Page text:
The City of New York court referred to the well-known due process case of Mullane v. Central Hanover Bank & Trust Co., 339 U.S. 306, 70 S.Ct. 652, 94 L.Ed. 865 (1950). The Mullane standard, to be applied in any proceeding which is to be accorded finality, is notice reasonably calculated, under all circumstances, to apprise interested parties of the action. 70 S.Ct. at 657. The notice must be of such a nature as reasonable to convey the required information. Id.

The City of New York case has provided that basis for several instances of due process analysis of notice to creditors. Board of County Commissioners of Saline County, Kansas v. Coleman American Properties, Inc., 10 B.C.D. 879, 30 B.R. 239 (Bkrtcy. 1983); Board of County Commissioners of Sedgwick County, Kansas v. Coleman American Properties, Inc., 30 B.R. 247 (Bkrtcy.1983); In re C.S.T. Construction Co., Inc., 21 B.R. 840 (Bkrtcy.1982). The American Properties companion case involved a situation where the debtor has listed all creditors' claims as unliquidated (sic). 30 B.R. at 245 and 249. Bankruptcy Judge Pusateri noted scheduling and, in reliance on City of New York, arrived at the conclusion notice would not be constitutionally adequate unless the creditor is specifically informed that there is a dispute about the claim. In re American Properties, 30 B.R. at 245.

Although not the progeny of the City of New York, In re Rite Autotronics Corp. assumes that a creditor must be informed of a dispute. 10 B.C.D. 316, 27 B.R. 599 (Bkrtcy.App. 9th Cir.1982). "At the onset it may be observed that where a debtor questions the quality of a claim thereby placing the creditor in a position of potential default and loss, due process would call for specific notice to the creditor. Filing of schedules at a place frequently far removed from the location of the creditor, as a practical matter, is not an optimal method for providing the creditor with an opportunity to learn that there is a dispute or question concerning his claim. Thus, it is questionable as to whether there has been sufficient notice to the creditor as to the facts and basis of the dispute." Id. 27 B.R. at 602.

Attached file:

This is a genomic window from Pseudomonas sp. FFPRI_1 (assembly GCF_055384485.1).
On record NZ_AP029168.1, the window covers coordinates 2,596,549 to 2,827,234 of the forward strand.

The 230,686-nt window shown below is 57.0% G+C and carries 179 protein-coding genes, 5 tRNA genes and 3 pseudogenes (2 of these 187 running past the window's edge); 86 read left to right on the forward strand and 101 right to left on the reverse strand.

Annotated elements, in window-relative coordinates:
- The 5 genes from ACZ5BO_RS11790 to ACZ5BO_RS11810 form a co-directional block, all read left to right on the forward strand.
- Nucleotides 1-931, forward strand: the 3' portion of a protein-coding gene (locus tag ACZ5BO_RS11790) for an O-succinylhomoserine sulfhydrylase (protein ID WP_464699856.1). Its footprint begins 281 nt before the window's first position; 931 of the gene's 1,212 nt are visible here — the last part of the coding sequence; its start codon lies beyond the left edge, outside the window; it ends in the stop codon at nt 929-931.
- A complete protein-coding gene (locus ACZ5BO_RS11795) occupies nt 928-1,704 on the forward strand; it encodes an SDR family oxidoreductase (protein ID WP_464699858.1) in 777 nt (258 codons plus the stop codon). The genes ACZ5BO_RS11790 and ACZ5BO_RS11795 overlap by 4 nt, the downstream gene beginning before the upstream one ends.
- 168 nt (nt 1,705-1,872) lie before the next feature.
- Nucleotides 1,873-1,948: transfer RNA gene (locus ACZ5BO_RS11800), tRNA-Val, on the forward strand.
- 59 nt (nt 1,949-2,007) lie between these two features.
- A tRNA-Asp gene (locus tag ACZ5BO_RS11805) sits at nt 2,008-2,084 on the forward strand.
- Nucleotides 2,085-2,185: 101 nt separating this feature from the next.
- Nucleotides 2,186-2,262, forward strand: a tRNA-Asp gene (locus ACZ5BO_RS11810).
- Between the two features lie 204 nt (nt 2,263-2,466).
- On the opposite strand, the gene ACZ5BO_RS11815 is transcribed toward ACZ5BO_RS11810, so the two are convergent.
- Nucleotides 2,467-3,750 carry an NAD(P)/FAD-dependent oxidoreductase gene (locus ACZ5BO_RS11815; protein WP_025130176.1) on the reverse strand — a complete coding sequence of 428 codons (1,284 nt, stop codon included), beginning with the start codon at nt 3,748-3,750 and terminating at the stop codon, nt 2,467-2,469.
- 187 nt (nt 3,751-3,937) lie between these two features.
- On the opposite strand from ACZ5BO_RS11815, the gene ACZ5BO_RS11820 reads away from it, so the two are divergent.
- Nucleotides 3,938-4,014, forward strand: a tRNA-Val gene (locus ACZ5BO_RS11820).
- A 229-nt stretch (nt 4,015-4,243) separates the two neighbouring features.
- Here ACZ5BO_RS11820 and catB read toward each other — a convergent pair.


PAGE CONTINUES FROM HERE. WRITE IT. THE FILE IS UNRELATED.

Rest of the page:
The opposite position may best be demonstrated by the Ninth Circuit Court of Appeals in a Chapter 13 case where the creditor claimed notice sent to creditors did not meet constitutional due process standards, "When the holder of a large, unsecured claim . . . received any notice from the bankruptcy court that its debtor has initiated bankruptcy proceedings, it is under constructive or inquiry notice that its claim may be affected, and it ignores the proceeding to which the notice refers at its peril. `Whatever is notice enough to excite attention and put the party on its guard and call for inquiry, is notice of everything to which such inquiry may have led. When a person has sufficient information to lead him to a fact, he shall be deemed to be conversant of it.' D.C. Transit Systems, Inc. v. United States, 531 F.Supp. 808, 812 (D.D.C.1982)." Matter of Gregory, 705 F.2d 1118, 1123 (9th Cir.1983).

The present system is not reasonably calculated to apprise the creditors.

Therefore, 11 U.S.C. § 1111(a) is impaired to the extent it deems some claims filed but fails to mandate adequate notice relative to claims scheduled as disputed, contingent or liquidated.

But the problem lies with flawed rules; Bankruptcy Rules come into play and set forth method of notice. This Middle Plantation case with this issue of claims precedes the new national Bankruptcy Rules which became effective August 1, 1983. The so-called Interim Rules were then in effect. Rule 3001. Number 3003 is assigned in the present national Bankruptcy Rules. The notice procedure is identical.

To the extent Rule 3003 fails to mandate notice that would meet the requirements of due process relative to creditors with disputed, contingent or unliquidated claims in Chapter 9 Municipality or Chapter 11 reorganization cases, it is unconstitutional.